To Believe in Jesus is to Believe in the Eucharist
Thursday April 14, 2005 Homily by Fr. Robert Altier Third Week of Easter
Reading (Acts 8:26-40) Gospel (St. John 6:44-51)
In the Gospel reading today, Our Lord tells us that whoever believes has eternal life, and then He goes on to say, I am the bread of life. So we see once again this point of thinking it would be easy to say, “Well, I believe in Jesus,” and then He turns it right around and says that we need to go deeper. We need to be able to look at the Eucharist and ask the question: Do we believe that He is right there? If He is the bread of life, it is not just a generic belief in the Lord.
As we heard in the first reading, the Ethiopian eunuch traveling along the road was reading from the prophet Isaiah, from Chapter 53, about how Jesus was like the lamb led to the slaughter or the sheep before the shearer, and His life was taken from Him. It is precisely in this that as the Passover Lamb had to offer his life and had to be consumed by the people who sacrificed him, so too, Our Lord – Who is the Lamb of God, Who is the Bread of Life – is to be eaten, to be consumed; and if we do not, we have no life. He makes that absolutely clear. He is the bread of life, and along with that He says that the bread He will give is His flesh for the life of the world. If He is the bread of life and the bread that He will give is His flesh, then He is making very clear to us exactly what is required if we are going to say that we believe in Him. In part, to believe in Jesus Christ requires in an absolute sense a belief in the Eucharist, that what He has offered – the bread, the manna that comes down from heaven that the Father gives to the world – is Himself as the Lamb of God, as the Bread of Life, as the Passover, and as the fulfillment of everything the Old Testament foreshadowed. We have to be able to look deeper and see exactly what Our Lord is telling us. Over and over in John’s Gospel, He tells us that whoever believes has life, but then He keeps qualifying what it means to believe. It is not enough just to believe in Jesus. We have to believe in everything that He tells us, and central to what He tells us is His teaching about the Eucharist.
Now if we are going to understand what He means that His flesh is the bread that He will give, we have to keep in mind the nature of His priesthood. He is a priest according to the order of Melchizedek. That was prophesied by the prophet David in Psalm 110. Melchizedek did not have a priesthood like that of Aaron. The Levitical priesthood had to offer bulls and goats and so on in sacrifice; Melchizedek offered bread and wine. If Jesus is a priest in the order of Melchizedek, then the sacrifice that He offers has to be what Melchizedek offered: bread and wine. So what does He offer at the Last Supper as a sacrifice? Bread and wine. But He tells us, as we celebrate every single day, This is My Body…This is My Blood. What does He say in the Gospel today? The bread that I will give is My flesh for the life of the world. We have to understand that what He is doing here is to exercise His priesthood according to the order of Melchizedek. We need to be able to see what that sacrifice is, and He is telling us very clearly that the sacrifice is Himself. The bread that He will give is His flesh for the life of the world. This is the manna that has come down from heaven for people to eat and to never die. That is what He is giving to us, and it is in this way that He says, Anyone who believes has life.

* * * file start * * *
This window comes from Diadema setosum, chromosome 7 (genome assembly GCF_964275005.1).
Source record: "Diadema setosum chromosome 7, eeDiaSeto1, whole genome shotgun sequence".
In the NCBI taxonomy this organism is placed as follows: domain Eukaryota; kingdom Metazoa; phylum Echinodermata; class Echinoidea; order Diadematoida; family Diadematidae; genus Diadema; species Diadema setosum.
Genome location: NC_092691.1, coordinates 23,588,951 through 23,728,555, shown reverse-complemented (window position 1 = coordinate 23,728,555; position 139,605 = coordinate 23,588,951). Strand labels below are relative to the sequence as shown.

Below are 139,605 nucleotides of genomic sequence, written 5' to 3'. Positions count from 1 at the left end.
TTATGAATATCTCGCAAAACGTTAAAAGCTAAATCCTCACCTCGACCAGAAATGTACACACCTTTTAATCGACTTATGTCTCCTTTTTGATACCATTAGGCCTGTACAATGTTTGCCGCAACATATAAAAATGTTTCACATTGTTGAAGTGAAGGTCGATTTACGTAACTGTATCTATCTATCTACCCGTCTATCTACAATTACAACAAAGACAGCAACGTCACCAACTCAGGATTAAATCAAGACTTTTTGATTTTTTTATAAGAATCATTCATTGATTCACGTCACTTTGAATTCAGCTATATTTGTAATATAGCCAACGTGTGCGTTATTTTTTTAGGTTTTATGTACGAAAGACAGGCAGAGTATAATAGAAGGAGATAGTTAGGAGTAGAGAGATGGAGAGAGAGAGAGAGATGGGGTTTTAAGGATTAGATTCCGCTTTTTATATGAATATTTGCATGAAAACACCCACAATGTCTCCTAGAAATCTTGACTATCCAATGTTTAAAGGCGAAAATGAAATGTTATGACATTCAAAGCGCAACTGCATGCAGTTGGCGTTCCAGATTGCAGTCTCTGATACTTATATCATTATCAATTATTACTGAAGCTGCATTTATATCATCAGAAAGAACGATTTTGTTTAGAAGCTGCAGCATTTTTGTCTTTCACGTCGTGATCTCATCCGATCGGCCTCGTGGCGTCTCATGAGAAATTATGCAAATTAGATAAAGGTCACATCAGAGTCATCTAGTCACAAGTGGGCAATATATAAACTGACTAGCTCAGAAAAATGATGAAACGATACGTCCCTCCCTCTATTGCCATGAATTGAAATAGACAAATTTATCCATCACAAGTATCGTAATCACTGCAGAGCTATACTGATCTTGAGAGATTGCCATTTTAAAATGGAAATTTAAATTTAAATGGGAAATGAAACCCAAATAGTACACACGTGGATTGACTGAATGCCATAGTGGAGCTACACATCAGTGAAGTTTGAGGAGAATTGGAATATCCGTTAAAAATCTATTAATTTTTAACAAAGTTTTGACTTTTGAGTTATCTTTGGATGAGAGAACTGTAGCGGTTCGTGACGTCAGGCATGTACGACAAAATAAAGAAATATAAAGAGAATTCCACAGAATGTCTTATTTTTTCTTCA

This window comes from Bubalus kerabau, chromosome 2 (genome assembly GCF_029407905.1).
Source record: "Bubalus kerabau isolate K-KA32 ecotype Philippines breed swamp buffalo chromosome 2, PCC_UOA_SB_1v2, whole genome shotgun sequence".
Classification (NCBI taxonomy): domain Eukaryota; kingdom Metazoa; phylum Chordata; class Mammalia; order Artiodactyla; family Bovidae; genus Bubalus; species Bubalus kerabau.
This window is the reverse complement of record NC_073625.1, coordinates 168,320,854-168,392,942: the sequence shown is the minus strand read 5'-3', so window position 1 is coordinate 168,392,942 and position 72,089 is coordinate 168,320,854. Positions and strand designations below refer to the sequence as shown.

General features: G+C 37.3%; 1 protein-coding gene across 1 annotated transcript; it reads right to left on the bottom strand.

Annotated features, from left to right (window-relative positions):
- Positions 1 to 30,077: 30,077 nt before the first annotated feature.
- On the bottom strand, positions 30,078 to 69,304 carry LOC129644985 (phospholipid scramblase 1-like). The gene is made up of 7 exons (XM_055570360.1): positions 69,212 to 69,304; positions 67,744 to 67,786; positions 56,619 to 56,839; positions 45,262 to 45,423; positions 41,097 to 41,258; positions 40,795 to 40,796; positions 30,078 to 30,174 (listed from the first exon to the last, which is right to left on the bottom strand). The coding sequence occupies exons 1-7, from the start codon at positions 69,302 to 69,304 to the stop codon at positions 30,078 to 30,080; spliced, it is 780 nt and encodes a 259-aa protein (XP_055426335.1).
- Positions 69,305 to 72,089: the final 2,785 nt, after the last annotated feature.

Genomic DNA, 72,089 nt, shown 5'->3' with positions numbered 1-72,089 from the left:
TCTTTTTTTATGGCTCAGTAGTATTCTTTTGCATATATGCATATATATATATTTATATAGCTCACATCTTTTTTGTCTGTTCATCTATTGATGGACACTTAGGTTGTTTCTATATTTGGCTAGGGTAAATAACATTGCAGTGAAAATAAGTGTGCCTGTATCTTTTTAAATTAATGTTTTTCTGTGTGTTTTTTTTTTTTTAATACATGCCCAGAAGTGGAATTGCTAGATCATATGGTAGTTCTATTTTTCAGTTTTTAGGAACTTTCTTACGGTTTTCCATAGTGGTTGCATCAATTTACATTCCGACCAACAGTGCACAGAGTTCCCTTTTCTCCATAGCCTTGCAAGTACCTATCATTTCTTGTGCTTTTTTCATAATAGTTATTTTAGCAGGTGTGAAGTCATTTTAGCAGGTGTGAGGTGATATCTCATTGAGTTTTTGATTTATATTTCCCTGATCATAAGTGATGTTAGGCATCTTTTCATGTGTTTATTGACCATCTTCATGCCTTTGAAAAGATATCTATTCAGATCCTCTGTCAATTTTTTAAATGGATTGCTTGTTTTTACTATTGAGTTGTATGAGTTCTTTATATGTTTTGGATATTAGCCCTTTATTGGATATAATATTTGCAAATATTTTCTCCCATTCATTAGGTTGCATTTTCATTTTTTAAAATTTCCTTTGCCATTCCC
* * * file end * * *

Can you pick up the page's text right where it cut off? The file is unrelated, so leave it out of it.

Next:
So it is to go deep and to be able to recognize Jesus present in the Blessed Sacrament, in this new manna, this true manna sent down from the Father. No one, He says, knows the Father except the Son, and anyone to whom the Son wishes to reveal Him. If we recognize Jesus present in the Blessed Sacrament, then we will have the Father revealed to us. It all works together. Without this central point, we have missed it all. If we are going to have life, He makes very clear that there is only one way, that is, to believe in the fullness of Jesus Christ. And the fullness of Jesus Christ is continuing to be with us and is found only in the Blessed Sacrament.
* This text was transcribed from the audio recording of a homily by Father Robert Altier with minimal editing.